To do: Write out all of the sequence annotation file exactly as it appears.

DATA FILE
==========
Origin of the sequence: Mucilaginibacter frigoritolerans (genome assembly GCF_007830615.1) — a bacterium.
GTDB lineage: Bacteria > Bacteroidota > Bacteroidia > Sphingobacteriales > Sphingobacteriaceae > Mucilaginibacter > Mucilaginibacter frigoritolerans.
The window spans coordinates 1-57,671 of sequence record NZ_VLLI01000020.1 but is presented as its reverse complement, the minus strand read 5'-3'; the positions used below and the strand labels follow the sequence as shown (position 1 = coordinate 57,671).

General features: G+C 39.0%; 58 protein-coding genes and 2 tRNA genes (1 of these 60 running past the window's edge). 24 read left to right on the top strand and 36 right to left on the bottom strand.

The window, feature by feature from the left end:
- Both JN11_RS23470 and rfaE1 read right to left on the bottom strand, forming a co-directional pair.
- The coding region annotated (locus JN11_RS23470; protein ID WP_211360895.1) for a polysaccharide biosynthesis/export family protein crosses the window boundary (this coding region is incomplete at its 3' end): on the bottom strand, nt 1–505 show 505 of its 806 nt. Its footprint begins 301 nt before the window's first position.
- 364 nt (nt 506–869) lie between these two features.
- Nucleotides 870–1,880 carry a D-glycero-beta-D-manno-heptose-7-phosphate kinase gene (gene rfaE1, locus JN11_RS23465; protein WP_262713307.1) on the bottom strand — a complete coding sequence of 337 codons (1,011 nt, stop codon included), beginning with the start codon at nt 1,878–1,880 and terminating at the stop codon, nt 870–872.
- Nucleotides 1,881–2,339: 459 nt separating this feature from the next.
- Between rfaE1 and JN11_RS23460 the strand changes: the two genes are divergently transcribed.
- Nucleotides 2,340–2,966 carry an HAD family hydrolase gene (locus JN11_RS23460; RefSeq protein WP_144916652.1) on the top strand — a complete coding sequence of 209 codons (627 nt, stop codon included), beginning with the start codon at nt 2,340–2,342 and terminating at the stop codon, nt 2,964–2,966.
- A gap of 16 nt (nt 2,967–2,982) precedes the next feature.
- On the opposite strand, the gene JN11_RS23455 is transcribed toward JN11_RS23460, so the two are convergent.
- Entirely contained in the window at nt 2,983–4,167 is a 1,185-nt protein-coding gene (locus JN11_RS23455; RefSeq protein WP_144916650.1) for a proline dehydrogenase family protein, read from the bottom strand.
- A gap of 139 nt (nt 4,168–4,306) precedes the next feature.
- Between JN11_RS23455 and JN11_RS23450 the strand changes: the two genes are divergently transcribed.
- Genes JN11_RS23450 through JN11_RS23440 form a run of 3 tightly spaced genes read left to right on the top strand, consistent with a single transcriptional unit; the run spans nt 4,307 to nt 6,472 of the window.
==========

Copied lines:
Origin of the sequence: Mucilaginibacter frigoritolerans (genome assembly GCF_007830615.1) — a bacterium.
GTDB lineage: Bacteria > Bacteroidota > Bacteroidia > Sphingobacteriales > Sphingobacteriaceae > Mucilaginibacter > Mucilaginibacter frigoritolerans.
The window spans coordinates 1-57,671 of sequence record NZ_VLLI01000020.1 but is presented as its reverse complement, the minus strand read 5'-3'; the positions used below and the strand labels follow the sequence as shown (position 1 = coordinate 57,671).

General features: G+C 39.0%; 58 protein-coding genes and 2 tRNA genes (1 of these 60 running past the window's edge). 24 read left to right on the top strand and 36 right to left on the bottom strand.

The window, feature by feature from the left end:
- Both JN11_RS23470 and rfaE1 read right to left on the bottom strand, forming a co-directional pair.
- The coding region annotated (locus JN11_RS23470; protein ID WP_211360895.1) for a polysaccharide biosynthesis/export family protein crosses the window boundary (this coding region is incomplete at its 3' end): on the bottom strand, nt 1–505 show 505 of its 806 nt. Its footprint begins 301 nt before the window's first position.
- 364 nt (nt 506–869) lie between these two features.
- Nucleotides 870–1,880 carry a D-glycero-beta-D-manno-heptose-7-phosphate kinase gene (gene rfaE1, locus JN11_RS23465; protein WP_262713307.1) on the bottom strand — a complete coding sequence of 337 codons (1,011 nt, stop codon included), beginning with the start codon at nt 1,878–1,880 and terminating at the stop codon, nt 870–872.
- Nucleotides 1,881–2,339: 459 nt separating this feature from the next.
- Between rfaE1 and JN11_RS23460 the strand changes: the two genes are divergently transcribed.
- Nucleotides 2,340–2,966 carry an HAD family hydrolase gene (locus JN11_RS23460; RefSeq protein WP_144916652.1) on the top strand — a complete coding sequence of 209 codons (627 nt, stop codon included), beginning with the start codon at nt 2,340–2,342 and terminating at the stop codon, nt 2,964–2,966.
- A gap of 16 nt (nt 2,967–2,982) precedes the next feature.
- On the opposite strand, the gene JN11_RS23455 is transcribed toward JN11_RS23460, so the two are convergent.
- Entirely contained in the window at nt 2,983–4,167 is a 1,185-nt protein-coding gene (locus JN11_RS23455; RefSeq protein WP_144916650.1) for a proline dehydrogenase family protein, read from the bottom strand.
- A gap of 139 nt (nt 4,168–4,306) precedes the next feature.
- Between JN11_RS23455 and JN11_RS23450 the strand changes: the two genes are divergently transcribed.
- Genes JN11_RS23450 through JN11_RS23440 form a run of 3 tightly spaced genes read left to right on the top strand, consistent with a single transcriptional unit; the run spans nt 4,307 to nt 6,472 of the window.